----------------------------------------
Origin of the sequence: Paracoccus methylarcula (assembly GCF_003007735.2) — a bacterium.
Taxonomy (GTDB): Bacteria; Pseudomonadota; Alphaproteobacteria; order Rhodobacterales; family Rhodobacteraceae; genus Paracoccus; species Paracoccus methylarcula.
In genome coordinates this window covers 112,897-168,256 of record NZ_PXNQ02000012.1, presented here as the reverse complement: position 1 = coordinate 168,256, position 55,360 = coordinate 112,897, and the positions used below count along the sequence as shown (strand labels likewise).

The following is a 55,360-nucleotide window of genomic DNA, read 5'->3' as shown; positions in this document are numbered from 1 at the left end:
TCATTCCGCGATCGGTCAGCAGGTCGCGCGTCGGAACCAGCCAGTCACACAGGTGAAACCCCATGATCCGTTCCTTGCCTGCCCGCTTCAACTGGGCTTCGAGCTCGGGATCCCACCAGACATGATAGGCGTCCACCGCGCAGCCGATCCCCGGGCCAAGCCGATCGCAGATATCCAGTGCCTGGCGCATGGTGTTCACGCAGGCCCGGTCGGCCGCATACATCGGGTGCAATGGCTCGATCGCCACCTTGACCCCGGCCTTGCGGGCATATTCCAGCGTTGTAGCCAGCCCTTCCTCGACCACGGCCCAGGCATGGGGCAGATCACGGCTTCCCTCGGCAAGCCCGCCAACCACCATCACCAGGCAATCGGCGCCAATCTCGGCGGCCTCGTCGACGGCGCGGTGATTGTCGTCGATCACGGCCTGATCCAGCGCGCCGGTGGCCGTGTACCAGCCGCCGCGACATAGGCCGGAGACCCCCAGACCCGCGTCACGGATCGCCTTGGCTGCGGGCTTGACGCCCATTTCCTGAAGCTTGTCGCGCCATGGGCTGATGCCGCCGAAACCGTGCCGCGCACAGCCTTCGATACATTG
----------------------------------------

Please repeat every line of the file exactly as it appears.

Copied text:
Origin of the sequence: Paracoccus methylarcula (assembly GCF_003007735.2) — a bacterium.
Taxonomy (GTDB): Bacteria; Pseudomonadota; Alphaproteobacteria; order Rhodobacterales; family Rhodobacteraceae; genus Paracoccus; species Paracoccus methylarcula.
In genome coordinates this window covers 112,897-168,256 of record NZ_PXNQ02000012.1, presented here as the reverse complement: position 1 = coordinate 168,256, position 55,360 = coordinate 112,897, and the positions used below count along the sequence as shown (strand labels likewise).

The following is a 55,360-nucleotide window of genomic DNA, read 5'->3' as shown; positions in this document are numbered from 1 at the left end:
TCATTCCGCGATCGGTCAGCAGGTCGCGCGTCGGAACCAGCCAGTCACACAGGTGAAACCCCATGATCCGTTCCTTGCCTGCCCGCTTCAACTGGGCTTCGAGCTCGGGATCCCACCAGACATGATAGGCGTCCACCGCGCAGCCGATCCCCGGGCCAAGCCGATCGCAGATATCCAGTGCCTGGCGCATGGTGTTCACGCAGGCCCGGTCGGCCGCATACATCGGGTGCAATGGCTCGATCGCCACCTTGACCCCGGCCTTGCGGGCATATTCCAGCGTTGTAGCCAGCCCTTCCTCGACCACGGCCCAGGCATGGGGCAGATCACGGCTTCCCTCGGCAAGCCCGCCAACCACCATCACCAGGCAATCGGCGCCAATCTCGGCGGCCTCGTCGACGGCGCGGTGATTGTCGTCGATCACGGCCTGATCCAGCGCGCCGGTGGCCGTGTACCAGCCGCCGCGACATAGGCCGGAGACCCCCAGACCCGCGTCACGGATCGCCTTGGCTGCGGGCTTGACGCCCATTTCCTGAAGCTTGTCGCGCCATGGGCTGATGCCGCCGAAACCGTGCCGCGCACAGCCTTCGATACATTG